The government’s strongest argument plays to the Court’s predilection for narrow interpretations of waivers of sovereign immunity. The government emphasizes how unusual it is in the American system to award fees to a prevailing party. The Vaccine Act’s system awarding fees to a losing party is perhaps unique. To extend that system to award fees not only to a losing party, but to a losing party who filed out of time seems, the government argues, something so strange we would expect Congress to spell it out in no uncertain terms.
The arguments on Dr. Cloer’s side of the case are similarly predictable in their emphasis on the benevolent impulse on which the Vaccine Act is based. The core statutory argument, however, is quite simple and powerful. The section on fee awards, all agree, requires only the filing of a “petition.” It says nothing about whether the petition need be “timely.” So, Dr. Cloer argues, the government, in effect, is asking the Court to fabricate an exception to the fee award provision that Congress did not include.
The most powerful part of Dr. Cloer’s argument is its emphasis on the natural meaning of the references in the statute to the “filing” of a “petition.” In ordinary parlance, a petition is “filed” when it is presented with a proper fee, in the proper form, to the appropriate officer at the appropriate court. The way we can tell a petition has been filed is that a court or agency accepts it and opens a case for processing. There is no doubt that this occurred here.
The most telling part of Dr. Cloer’s argument is the discussion of a variety of sections that would be rendered largely absurd by the government’s view that “petition” means “timely petition.” One particularly devastating example is Section 12(a)(2), which requires the Secretary to publish notice of each “petition” in the Federal Register within thirty days of its filing. As Dr. Cloer notes, nobody can take seriously the idea that the Secretary should (or could, or commonly does) assess the timeliness of petitions accepted for filing before publishing such notice. The only plausible conclusion is that the Secretary (like the filing officers in HHS who process petitions) understands the word “petition” to refer to any document accepted for processing, whether or not timely.
The briefing also includes a fascinating side current, in which the two sides present starkly inconsistent visions of the milieu of the Vaccine Act. The government presents a simple straightforward statute, with an iron-clad statute of limitations and a provision for fee awards only for timely cases, all to be applied in a straightforward routinized way. Dr. Cloer, on the other hand, presents a complex and murky world, populated by long lines of troubled and disparate precedents at the Court of Federal Claims and the Federal Circuit, mulling complex problems of equitable tolling, questions about the timing of discovery of symptoms, and the good faith with which claimants file. Without detailed discussion, the government suggests to the Court that it has left this program in the hands of the Federal Circuit for far too long without critical supervision; the time has come for the Court to reinforce the simple clarity of the program Congress designed. Against the backdrop of the nation’s budget crisis, the undertone criticizing the fiscal laxity of the Federal Circuit is compellingly drawn.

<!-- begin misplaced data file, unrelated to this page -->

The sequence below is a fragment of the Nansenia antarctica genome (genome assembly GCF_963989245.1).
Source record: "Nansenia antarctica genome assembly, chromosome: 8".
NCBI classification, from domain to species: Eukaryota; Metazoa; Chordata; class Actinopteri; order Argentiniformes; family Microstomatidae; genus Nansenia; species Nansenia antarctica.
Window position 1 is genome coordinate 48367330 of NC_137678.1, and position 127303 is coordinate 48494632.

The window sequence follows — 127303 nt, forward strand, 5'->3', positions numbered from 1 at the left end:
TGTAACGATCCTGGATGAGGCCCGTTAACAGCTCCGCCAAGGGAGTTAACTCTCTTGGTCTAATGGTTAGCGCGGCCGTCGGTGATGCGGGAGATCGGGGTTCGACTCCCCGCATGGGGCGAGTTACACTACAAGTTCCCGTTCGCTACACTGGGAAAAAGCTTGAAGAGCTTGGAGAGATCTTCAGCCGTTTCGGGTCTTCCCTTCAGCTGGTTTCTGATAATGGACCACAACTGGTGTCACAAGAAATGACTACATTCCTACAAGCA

Still, in an ordinary case none of this would matter. The devastating inconsistencies Dr. Cloer documents in the government’s reading of the statute usually would result in an easy victory for the claimant. But I wouldn’t be so quick to expect that outcome. The Court has already sternly rebuked the Federal Circuit once this Term for its laxity on that point. (See my post recapping the opinion in United States v. Bormes.) In truth, Dr. Cloer has little to say about that presumption, except to suggest it shouldn’t be taken so rigorously as the government suggests. If the argument here is anything like Bormes, we’ll know much more about the Court’s sympathies by noon on Tuesday.
One last note for observers: Given the close logical ties between this case and Mutual Pharmaceutical Co. (which follows it Tuesday morning) it will be interesting to see how (or whether) the advocates or the Justices can bring points from the cases to bear on each other. It should be a fascinating morning on First Street N.E.